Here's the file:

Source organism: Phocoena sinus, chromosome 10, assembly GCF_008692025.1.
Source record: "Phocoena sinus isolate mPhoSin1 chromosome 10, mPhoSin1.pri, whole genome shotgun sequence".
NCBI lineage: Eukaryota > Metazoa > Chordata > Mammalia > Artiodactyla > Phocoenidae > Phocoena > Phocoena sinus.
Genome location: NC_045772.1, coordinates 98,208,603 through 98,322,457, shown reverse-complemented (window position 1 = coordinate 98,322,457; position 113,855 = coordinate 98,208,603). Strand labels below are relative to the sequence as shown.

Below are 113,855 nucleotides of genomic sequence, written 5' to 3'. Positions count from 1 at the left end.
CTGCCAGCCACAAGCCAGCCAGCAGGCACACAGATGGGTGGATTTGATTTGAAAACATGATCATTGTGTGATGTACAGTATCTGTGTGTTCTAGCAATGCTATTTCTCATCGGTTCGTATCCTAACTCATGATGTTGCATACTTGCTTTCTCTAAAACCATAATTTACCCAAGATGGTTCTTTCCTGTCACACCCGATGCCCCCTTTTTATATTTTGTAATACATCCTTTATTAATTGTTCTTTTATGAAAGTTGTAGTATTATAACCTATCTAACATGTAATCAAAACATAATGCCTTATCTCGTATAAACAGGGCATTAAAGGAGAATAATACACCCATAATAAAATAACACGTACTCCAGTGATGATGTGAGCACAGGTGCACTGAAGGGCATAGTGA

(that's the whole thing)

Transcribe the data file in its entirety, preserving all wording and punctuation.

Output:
Source organism: Phocoena sinus, chromosome 10, assembly GCF_008692025.1.
Source record: "Phocoena sinus isolate mPhoSin1 chromosome 10, mPhoSin1.pri, whole genome shotgun sequence".
NCBI lineage: Eukaryota > Metazoa > Chordata > Mammalia > Artiodactyla > Phocoenidae > Phocoena > Phocoena sinus.
Genome location: NC_045772.1, coordinates 98,208,603 through 98,322,457, shown reverse-complemented (window position 1 = coordinate 98,322,457; position 113,855 = coordinate 98,208,603). Strand labels below are relative to the sequence as shown.

Below are 113,855 nucleotides of genomic sequence, written 5' to 3'. Positions count from 1 at the left end.
CTGCCAGCCACAAGCCAGCCAGCAGGCACACAGATGGGTGGATTTGATTTGAAAACATGATCATTGTGTGATGTACAGTATCTGTGTGTTCTAGCAATGCTATTTCTCATCGGTTCGTATCCTAACTCATGATGTTGCATACTTGCTTTCTCTAAAACCATAATTTACCCAAGATGGTTCTTTCCTGTCACACCCGATGCCCCCTTTTTATATTTTGTAATACATCCTTTATTAATTGTTCTTTTATGAAAGTTGTAGTATTATAACCTATCTAACATGTAATCAAAACATAATGCCTTATCTCGTATAAACAGGGCATTAAAGGAGAATAATACACCCATAATAAAATAACACGTACTCCAGTGATGATGTGAGCACAGGTGCACTGAAGGGCATAGTGA